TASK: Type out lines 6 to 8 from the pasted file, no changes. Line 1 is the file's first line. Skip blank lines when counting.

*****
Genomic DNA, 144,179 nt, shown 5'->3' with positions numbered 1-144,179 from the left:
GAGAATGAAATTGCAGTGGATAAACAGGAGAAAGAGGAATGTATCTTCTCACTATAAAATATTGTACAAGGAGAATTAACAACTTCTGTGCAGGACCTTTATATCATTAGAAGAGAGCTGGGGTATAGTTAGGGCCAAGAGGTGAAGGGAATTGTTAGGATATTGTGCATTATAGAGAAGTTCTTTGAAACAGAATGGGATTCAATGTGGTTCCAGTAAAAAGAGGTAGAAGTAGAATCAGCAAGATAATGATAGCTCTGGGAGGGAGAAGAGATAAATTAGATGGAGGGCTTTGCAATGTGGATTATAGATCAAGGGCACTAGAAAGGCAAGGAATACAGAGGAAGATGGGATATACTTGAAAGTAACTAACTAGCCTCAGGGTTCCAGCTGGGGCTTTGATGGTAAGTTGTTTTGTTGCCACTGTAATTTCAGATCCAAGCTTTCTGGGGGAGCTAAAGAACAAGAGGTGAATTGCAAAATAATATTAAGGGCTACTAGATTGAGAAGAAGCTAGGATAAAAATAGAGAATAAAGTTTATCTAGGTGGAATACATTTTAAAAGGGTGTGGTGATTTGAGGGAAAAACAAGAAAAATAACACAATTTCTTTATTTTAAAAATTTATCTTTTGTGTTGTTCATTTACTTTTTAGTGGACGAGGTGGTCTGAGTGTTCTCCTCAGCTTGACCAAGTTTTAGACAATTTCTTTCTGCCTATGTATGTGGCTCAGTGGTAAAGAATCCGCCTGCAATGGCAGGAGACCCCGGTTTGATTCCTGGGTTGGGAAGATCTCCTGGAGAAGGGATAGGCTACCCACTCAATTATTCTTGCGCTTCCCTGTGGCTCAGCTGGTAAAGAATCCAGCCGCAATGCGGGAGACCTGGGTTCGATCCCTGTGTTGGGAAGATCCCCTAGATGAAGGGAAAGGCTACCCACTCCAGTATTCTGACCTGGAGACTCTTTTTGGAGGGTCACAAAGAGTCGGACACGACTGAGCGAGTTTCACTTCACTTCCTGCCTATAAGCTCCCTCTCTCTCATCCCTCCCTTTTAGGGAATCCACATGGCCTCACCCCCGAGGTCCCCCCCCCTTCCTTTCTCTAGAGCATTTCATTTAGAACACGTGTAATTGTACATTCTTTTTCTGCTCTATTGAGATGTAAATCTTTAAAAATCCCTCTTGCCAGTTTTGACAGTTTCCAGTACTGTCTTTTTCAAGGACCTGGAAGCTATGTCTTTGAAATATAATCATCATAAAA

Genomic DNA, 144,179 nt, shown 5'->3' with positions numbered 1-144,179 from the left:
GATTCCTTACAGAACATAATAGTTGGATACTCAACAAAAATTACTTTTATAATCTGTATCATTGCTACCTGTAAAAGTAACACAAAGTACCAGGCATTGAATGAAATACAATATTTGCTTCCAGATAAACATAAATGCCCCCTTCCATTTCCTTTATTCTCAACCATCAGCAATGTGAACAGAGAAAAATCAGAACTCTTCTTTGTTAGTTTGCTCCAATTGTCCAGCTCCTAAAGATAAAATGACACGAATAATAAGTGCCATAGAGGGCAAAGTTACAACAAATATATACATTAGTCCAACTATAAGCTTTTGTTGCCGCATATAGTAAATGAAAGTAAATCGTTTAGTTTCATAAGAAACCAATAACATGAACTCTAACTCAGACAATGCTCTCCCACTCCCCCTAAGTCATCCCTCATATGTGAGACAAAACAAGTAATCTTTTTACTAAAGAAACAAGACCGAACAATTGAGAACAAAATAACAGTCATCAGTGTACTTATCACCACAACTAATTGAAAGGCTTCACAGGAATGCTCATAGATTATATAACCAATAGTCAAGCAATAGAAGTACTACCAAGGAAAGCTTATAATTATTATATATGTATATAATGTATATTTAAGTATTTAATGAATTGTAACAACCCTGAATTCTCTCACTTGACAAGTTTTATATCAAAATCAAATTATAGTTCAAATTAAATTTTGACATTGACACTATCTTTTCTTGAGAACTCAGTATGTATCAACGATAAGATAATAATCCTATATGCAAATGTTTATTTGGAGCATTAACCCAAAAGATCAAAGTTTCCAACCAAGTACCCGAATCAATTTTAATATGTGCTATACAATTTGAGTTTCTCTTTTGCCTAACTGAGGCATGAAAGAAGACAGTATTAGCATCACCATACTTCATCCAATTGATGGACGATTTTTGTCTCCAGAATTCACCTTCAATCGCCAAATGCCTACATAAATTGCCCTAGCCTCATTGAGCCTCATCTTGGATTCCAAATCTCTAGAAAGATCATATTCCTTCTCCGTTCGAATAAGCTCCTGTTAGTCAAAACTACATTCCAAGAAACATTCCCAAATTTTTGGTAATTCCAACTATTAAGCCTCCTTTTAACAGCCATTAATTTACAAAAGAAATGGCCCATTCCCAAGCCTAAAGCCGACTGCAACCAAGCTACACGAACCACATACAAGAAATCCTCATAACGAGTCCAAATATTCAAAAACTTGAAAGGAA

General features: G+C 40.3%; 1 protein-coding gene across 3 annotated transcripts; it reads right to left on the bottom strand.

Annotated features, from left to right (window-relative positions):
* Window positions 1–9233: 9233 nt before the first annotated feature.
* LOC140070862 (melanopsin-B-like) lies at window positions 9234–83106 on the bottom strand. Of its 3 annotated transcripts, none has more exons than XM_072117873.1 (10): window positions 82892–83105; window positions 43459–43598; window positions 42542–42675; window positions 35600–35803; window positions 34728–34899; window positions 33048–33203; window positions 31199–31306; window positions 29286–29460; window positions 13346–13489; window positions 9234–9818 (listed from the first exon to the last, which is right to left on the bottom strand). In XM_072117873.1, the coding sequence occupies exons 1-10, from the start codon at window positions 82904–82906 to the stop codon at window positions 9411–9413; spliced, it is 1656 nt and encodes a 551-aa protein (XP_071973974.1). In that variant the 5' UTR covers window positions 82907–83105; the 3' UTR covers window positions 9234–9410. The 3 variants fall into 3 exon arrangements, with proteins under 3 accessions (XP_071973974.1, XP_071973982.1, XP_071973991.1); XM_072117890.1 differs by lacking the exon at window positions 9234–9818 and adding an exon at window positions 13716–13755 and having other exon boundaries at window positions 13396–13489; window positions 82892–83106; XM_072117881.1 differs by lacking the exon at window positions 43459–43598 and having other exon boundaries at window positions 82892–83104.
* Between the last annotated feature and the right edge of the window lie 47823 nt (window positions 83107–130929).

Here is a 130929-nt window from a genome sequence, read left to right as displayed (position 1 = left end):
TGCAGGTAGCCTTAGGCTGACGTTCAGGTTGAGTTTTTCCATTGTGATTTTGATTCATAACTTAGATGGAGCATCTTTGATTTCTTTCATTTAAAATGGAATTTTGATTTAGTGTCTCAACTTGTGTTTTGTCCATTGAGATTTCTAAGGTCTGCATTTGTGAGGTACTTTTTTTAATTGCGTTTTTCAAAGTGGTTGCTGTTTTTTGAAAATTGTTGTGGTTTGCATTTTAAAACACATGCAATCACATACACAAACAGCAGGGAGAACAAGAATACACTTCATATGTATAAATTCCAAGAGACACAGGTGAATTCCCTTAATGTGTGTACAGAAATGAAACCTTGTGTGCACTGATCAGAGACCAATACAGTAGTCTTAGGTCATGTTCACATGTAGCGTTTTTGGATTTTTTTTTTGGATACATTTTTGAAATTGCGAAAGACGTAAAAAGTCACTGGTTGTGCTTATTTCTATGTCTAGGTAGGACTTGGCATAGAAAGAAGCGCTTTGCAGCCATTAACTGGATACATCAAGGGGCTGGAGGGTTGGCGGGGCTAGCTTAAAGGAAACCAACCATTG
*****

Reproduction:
Annotated features, from left to right (window-relative positions):
* Window positions 1–9233: 9233 nt before the first annotated feature.
* LOC140070862 (melanopsin-B-like) lies at window positions 9234–83106 on the bottom strand. Of its 3 annotated transcripts, none has more exons than XM_072117873.1 (10): window positions 82892–83105; window positions 43459–43598; window positions 42542–42675; window positions 35600–35803; window positions 34728–34899; window positions 33048–33203; window positions 31199–31306; window positions 29286–29460; window positions 13346–13489; window positions 9234–9818 (listed from the first exon to the last, which is right to left on the bottom strand). In XM_072117873.1, the coding sequence occupies exons 1-10, from the start codon at window positions 82904–82906 to the stop codon at window positions 9411–9413; spliced, it is 1656 nt and encodes a 551-aa protein (XP_071973974.1). In that variant the 5' UTR covers window positions 82907–83105; the 3' UTR covers window positions 9234–9410. The 3 variants fall into 3 exon arrangements, with proteins under 3 accessions (XP_071973974.1, XP_071973982.1, XP_071973991.1); XM_072117890.1 differs by lacking the exon at window positions 9234–9818 and adding an exon at window positions 13716–13755 and having other exon boundaries at window positions 13396–13489; window positions 82892–83106; XM_072117881.1 differs by lacking the exon at window positions 43459–43598 and having other exon boundaries at window positions 82892–83104.